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Achieve sleep success for your whole family.

Foundations: the Key to Baby Sleep

Having a newborn to love and care for brings many parents feelings of overwhelming joy and happiness. As their little one happily feeds and sleeps, they marvel at the life they have created and the life they will share together in the years ahead. 

But for others, the initial elation of their child’s arrival quickly descends into a highly stressful and exhausting time for everyone involved. Night after night of disrupted sleep followed by what feel like never-ending days soon add up, and before they know it, they’re sleep deprived and stuck there. 

In this article:

  • Sleep deprived and struggling
  • Back to basics
  • Healthy sleep foundations

Sleep deprived and struggling

Sleep deprivation is a truly awful cycle to be stuck in and unfortunately, many families continue struggling for weeks, months and even years on end after having their little one. 

But why? 

A significant factor, I believe, is that the baby sleep education available to new parents is inconsistent, overwhelming and downright confusing. 

We have a world of knowledge at our fingertips thanks to the internet and how easily we’re able to connect with other parents for advice and support, but what happens when all of that knowledge and advice is conflicting? 

“Don’t do that – do this.”

And at the same time: 

“Try this. Don’t worry about that.”

From when to start focusing on sleep and routine to what “magical products” to buy so their babies sleep well, parents are being bombarded with differing advice everywhere they turn. 

Is it any wonder then that they lack confidence, feel utterly confused and end up struggling?

Back to basics

Baby sleep is presented as complex, but when we strip it all back, sleep is an inherently primal, basic human function. All human beings are designed to sleep and can sleep very well – if the conditions they are in help them to do so. It doesn’t matter what age they are! 

When we consider sleep from this angle, it’s clear that what makes baby sleep education helpful is acknowledging the need for a holistic approach. 

What does that mean?

For a baby to settle and sleep well, healthy sleep foundations need to be in place – and applied consistently. Babies need and thrive on consistency, and doing the same things, day after day, night after night helps them to feel safe and secure.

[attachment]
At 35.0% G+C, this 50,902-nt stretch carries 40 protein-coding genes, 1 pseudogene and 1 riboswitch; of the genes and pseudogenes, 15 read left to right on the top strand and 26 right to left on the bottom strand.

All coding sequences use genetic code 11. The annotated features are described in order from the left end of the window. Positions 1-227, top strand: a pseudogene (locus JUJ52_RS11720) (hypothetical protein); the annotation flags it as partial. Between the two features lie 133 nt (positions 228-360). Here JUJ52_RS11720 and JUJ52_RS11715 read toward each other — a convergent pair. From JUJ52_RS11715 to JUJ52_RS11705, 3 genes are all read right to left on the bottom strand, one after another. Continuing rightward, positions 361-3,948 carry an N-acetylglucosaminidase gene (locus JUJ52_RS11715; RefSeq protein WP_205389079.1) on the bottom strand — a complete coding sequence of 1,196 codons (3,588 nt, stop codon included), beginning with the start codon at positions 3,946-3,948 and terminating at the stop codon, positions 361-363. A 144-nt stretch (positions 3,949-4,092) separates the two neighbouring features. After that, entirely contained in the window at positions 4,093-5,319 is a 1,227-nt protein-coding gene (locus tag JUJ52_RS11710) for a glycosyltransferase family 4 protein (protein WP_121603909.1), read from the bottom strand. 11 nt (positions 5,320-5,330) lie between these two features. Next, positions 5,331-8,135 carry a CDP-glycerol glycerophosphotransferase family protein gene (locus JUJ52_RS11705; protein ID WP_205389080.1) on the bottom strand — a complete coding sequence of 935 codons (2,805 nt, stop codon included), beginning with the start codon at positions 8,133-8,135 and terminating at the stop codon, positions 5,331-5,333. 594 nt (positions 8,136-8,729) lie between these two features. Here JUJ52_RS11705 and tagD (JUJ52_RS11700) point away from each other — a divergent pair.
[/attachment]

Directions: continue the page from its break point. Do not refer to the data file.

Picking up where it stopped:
Healthy sleep foundations

Here are just some of the healthy sleep foundations that we educate families about: 

Establish your baby’s “day” and “night” to be aligned with their 24-hour body clock

Your baby’s circadian rhythm (and ours too as adults) is regulated by night and day and finely tuned to a 24-hour body clock (1). Their day consists of naps when they are tired, interspersed with periods of awake time. At night, their body clock wants them to be having one long continuous stretch of sleep for 12 to 13 hours (with feeds throughout, depending on their age). 

The best way to help your little one establish and function in sync with their natural circadian rhythm is to implement a consistent bedtime each night along with a consistent wake-up time each morning.

The ideal bedtime we recommend for babies is 6pm (6:30pm for older toddlers), meaning the optimal time for them to get up and start the day the next morning falls somewhere between 6am and 7am. 

Establishing these timings consistently will help your baby’s natural body clock fall into place. 

Be mindful also that your baby’s day naps don’t finish too late in the afternoon, otherwise this will impact the 6pm bedtime.

At home, have one consistent sleep space for your baby

Avoid putting your baby down to sleep in multiple locations throughout the house. Having the one consistent sleep space, usually a cot or a bassinet, will help create familiarity and a positive association for your baby from early on. 

Respond to tired signs

Learn to recognise your baby’s tired signs during the day. When they get tired, they need to sleep. Common tired signs include becoming irritable, yawning, and jerky arm and leg movements. 

If your baby is kept up for too long, they will become overtired and overstimulated very quickly, and this makes it very difficult for them to fall asleep and stay asleep.  

Create the optimum sleep environment

Your baby’s sleep space should be free of items like musical toys, hanging mobiles and play mirrors as these all equate to distraction for your baby – whether that’s in the form of noise, colour, movement or light. Don’t be lured by the promise on the packaging that they will help soothe your baby to sleep. They won’t. In fact, chances are they will do the opposite! 

Warmth is also an important factor. It’s essential you make sure your baby is cool and comfortable when it’s hot, and that they are warm and cosy when it’s cold. You don’t ever want to overheat your baby (2) but at the same time, it’s important to remember that a baby who is cold will not sleep well. 

You can ensure your little one is neither too hot nor too cold by dressing them in the correct sleeping attire and adjusting the temperature of their sleep environment as needed. 

References

  1. Brooks, E., & Canal, M. M. (2013). Development of circadian rhythms: role of postnatal light environment. Neuroscience and biobehavioral reviews37(4), 551–560. https://doi.org/10.1016/j.neubiorev.2013.02.012
  2. Moon, R. Y., Carlin, R. F., Hand, I. (2022). Sleep-Related Infant Deaths: Updated 2022 Recommendations for Reducing Infant Deaths in the Sleep Environment. Pediatrics July 2022; 150 (1): e2022057990. https://pubmed.ncbi.nlm.nih.gov/35726558/
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